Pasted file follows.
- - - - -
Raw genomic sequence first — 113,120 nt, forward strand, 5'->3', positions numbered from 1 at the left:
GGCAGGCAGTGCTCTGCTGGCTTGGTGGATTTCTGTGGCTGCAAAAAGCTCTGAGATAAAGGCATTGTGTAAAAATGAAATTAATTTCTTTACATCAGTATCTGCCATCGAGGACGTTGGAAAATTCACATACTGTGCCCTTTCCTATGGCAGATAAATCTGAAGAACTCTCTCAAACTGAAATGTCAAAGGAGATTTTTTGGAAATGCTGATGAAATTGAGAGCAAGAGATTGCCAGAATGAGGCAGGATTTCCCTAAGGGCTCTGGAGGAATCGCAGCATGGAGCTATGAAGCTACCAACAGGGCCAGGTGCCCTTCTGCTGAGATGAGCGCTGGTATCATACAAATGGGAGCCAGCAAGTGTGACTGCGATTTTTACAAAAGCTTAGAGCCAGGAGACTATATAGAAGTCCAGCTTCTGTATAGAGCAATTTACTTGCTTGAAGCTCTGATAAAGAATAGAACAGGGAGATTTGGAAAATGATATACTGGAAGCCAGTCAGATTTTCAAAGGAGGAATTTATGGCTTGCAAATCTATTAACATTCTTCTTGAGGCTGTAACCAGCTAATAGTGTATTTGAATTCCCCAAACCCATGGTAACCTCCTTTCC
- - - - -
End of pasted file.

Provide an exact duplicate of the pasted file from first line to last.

Raw genomic sequence first — 113,120 nt, forward strand, 5'->3', positions numbered from 1 at the left:
GGCAGGCAGTGCTCTGCTGGCTTGGTGGATTTCTGTGGCTGCAAAAAGCTCTGAGATAAAGGCATTGTGTAAAAATGAAATTAATTTCTTTACATCAGTATCTGCCATCGAGGACGTTGGAAAATTCACATACTGTGCCCTTTCCTATGGCAGATAAATCTGAAGAACTCTCTCAAACTGAAATGTCAAAGGAGATTTTTTGGAAATGCTGATGAAATTGAGAGCAAGAGATTGCCAGAATGAGGCAGGATTTCCCTAAGGGCTCTGGAGGAATCGCAGCATGGAGCTATGAAGCTACCAACAGGGCCAGGTGCCCTTCTGCTGAGATGAGCGCTGGTATCATACAAATGGGAGCCAGCAAGTGTGACTGCGATTTTTACAAAAGCTTAGAGCCAGGAGACTATATAGAAGTCCAGCTTCTGTATAGAGCAATTTACTTGCTTGAAGCTCTGATAAAGAATAGAACAGGGAGATTTGGAAAATGATATACTGGAAGCCAGTCAGATTTTCAAAGGAGGAATTTATGGCTTGCAAATCTATTAACATTCTTCTTGAGGCTGTAACCAGCTAATAGTGTATTTGAATTCCCCAAACCCATGGTAACCTCCTTTCC